1. God’s judgment is according to truth (Romans 2:2)
  2. God’s judgment is according to accumulated guilt (Romans 2:5)
  3. God’s judgment is according to works (Romans 2:6)
  4. God’s judgment is without partiality (Romans 2:11)
  5. God’s judgment is according to performance, not knowledge (Romans 2:13)
  6. God’s judgment reaches the secrets of the heart (Romans 2:16)
  7. God’s judgment is according to reality, not religious profession (Romans 2:17-29)

In the next post, we will bring this topic home, not literally of course.  I hope you’ll join me in the next post: Circumcising the Heart.

If you liked this post, please read the previous post and the sequel to this one!

A Difficult Study for Men: Circumcision

Circumcising the Heart!

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About the Writer:

Trent Cotton has spent a number of years in management and business consulting. After spending some time in the field, he joined the HR department, beginning in recruiting and eventually serving as the Department Head of HR for one of the major lines of business. With such a varied background, he works to bring all of these together to help churches and other Christian organizations incorporate some common business practices into their ministries to enable them to better serve the Kingdom. He currently works for SourcePointe, an HR Outsourcing Agency while continuing to own and operate Christian Management Consulting as a ministry. In his free time, he also writes a lot on Church Development as a Church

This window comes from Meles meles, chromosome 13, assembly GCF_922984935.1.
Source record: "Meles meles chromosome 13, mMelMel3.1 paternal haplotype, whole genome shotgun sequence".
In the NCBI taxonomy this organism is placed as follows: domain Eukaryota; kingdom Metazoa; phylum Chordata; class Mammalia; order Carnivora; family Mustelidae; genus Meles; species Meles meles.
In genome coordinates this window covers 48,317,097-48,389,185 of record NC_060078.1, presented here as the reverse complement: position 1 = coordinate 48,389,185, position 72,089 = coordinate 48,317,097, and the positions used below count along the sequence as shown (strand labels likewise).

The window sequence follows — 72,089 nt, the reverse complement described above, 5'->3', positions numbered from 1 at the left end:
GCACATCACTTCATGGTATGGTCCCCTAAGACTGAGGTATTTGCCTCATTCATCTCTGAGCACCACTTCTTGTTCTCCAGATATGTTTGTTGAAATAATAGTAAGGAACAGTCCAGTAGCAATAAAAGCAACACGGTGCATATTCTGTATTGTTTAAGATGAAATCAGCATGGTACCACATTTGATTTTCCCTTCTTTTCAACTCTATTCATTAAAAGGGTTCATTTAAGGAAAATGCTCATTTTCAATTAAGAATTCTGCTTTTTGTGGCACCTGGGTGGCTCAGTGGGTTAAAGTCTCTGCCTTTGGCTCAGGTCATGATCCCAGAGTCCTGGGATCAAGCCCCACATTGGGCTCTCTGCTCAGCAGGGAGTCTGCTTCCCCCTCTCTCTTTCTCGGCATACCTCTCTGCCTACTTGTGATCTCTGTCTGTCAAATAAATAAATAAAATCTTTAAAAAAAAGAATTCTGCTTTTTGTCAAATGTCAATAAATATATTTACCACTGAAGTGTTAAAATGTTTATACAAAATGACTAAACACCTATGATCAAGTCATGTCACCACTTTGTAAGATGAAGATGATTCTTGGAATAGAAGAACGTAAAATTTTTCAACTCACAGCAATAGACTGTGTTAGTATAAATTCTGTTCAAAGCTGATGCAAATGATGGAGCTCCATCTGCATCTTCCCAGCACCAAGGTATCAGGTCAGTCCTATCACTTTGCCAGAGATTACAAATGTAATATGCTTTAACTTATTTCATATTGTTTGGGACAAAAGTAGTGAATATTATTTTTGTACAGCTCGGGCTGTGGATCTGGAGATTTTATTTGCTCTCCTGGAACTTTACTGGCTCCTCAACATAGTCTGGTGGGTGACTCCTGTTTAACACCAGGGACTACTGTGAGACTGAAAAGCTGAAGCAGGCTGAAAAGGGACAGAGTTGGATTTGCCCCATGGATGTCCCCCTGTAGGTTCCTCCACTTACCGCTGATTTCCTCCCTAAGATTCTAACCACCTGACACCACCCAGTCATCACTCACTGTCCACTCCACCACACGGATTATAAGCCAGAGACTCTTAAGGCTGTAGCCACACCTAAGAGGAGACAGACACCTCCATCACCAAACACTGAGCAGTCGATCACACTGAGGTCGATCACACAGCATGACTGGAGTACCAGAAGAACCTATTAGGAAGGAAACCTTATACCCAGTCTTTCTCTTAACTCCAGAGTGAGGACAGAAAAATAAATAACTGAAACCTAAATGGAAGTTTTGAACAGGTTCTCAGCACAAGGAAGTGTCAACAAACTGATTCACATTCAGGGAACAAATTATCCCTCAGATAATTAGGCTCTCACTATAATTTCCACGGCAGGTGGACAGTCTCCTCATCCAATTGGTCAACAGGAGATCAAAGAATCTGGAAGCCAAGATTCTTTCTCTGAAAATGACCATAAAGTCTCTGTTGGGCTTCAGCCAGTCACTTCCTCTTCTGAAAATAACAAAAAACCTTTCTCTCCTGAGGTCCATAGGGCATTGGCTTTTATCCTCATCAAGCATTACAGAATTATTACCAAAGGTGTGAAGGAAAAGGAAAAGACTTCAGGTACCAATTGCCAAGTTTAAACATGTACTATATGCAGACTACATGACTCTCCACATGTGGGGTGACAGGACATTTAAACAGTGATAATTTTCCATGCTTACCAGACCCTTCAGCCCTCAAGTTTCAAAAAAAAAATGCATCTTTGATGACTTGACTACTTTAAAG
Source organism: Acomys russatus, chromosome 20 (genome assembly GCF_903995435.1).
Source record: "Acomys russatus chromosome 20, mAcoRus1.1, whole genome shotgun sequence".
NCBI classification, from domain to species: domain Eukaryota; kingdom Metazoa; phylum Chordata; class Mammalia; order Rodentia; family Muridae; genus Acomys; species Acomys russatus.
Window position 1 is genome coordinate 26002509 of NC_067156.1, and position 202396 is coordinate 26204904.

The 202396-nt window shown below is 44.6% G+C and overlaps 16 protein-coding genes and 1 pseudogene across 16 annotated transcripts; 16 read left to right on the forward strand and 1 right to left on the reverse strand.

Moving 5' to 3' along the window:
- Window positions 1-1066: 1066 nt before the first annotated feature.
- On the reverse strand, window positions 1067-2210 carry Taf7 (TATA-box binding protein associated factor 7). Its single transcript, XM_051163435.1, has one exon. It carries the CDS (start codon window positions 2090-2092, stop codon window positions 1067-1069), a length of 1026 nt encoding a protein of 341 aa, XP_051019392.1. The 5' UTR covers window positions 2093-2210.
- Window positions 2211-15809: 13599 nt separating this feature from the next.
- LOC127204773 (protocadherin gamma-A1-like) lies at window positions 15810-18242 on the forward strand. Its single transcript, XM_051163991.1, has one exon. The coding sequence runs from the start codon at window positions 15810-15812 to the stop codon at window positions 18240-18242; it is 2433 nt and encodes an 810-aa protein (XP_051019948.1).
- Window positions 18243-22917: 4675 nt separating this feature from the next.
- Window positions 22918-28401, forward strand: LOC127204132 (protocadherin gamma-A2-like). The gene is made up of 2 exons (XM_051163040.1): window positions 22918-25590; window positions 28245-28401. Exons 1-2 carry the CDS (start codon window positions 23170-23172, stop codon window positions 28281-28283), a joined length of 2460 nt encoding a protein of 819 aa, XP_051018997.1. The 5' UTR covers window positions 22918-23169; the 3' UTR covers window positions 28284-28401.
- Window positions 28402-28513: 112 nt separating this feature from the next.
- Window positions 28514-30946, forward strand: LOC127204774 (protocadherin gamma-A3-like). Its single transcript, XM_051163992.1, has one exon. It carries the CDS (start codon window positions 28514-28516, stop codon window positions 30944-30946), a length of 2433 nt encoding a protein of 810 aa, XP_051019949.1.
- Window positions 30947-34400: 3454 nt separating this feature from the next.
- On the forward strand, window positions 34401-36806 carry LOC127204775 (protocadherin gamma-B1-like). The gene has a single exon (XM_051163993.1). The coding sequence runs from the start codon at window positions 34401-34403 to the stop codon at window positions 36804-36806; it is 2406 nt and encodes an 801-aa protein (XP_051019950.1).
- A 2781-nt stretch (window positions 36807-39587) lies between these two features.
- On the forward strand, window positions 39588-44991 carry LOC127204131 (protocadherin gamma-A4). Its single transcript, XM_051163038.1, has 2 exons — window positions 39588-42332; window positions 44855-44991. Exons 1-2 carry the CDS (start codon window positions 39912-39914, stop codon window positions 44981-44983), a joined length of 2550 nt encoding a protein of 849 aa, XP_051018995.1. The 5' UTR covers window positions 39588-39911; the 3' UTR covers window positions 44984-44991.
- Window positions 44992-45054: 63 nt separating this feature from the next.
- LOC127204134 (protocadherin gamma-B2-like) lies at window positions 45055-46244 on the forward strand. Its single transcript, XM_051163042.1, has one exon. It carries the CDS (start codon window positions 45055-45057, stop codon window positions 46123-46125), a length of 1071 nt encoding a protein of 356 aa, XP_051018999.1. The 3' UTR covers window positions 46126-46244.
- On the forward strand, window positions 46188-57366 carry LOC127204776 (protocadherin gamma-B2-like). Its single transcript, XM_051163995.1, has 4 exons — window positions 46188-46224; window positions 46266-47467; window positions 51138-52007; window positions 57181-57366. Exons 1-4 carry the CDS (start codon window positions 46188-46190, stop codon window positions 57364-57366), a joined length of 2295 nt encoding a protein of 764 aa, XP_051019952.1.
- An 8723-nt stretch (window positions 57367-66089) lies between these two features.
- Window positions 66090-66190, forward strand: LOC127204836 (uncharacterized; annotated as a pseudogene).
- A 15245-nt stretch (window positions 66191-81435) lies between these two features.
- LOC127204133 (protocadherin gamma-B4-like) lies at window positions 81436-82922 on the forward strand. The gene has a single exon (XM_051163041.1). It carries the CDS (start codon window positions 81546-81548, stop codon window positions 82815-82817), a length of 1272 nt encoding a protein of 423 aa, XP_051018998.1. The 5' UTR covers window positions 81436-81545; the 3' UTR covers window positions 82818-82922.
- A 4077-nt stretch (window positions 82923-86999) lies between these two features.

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September Blog Carnival Post: Christian Men Christian Warrior

August 31, 2009

In an effort to provide some various viewpoints on common topics important to men, we will host a Blog Carnival the first week of every month.  For those who may not know what a “Blog Carnival” is, it is simply a collection of submitted blog posts on a particular topic or forum.

This month, we have a host of topics from personal finance to being a dad to… well, let’s just get started.

Redistribution of Wealth- Is it Biblical?

This post is from Steven Toschlog who works as an accountant in Richmond, Indiana.  Wealth redistribution is a hot political topic these days. Some argue President Obama’s economic policies are essentially moving money from one group of people to another by raising and lower taxes accordingly. The term “wealth redistribution”, equated to socialism by some, could be defined as taking money from the rich and giving it to the middle class or poor. Whether you agree with this definition of wealth redistribution or the use of the term itself, Jesus Himself supports it, but in reverse…. Read more by clicking here.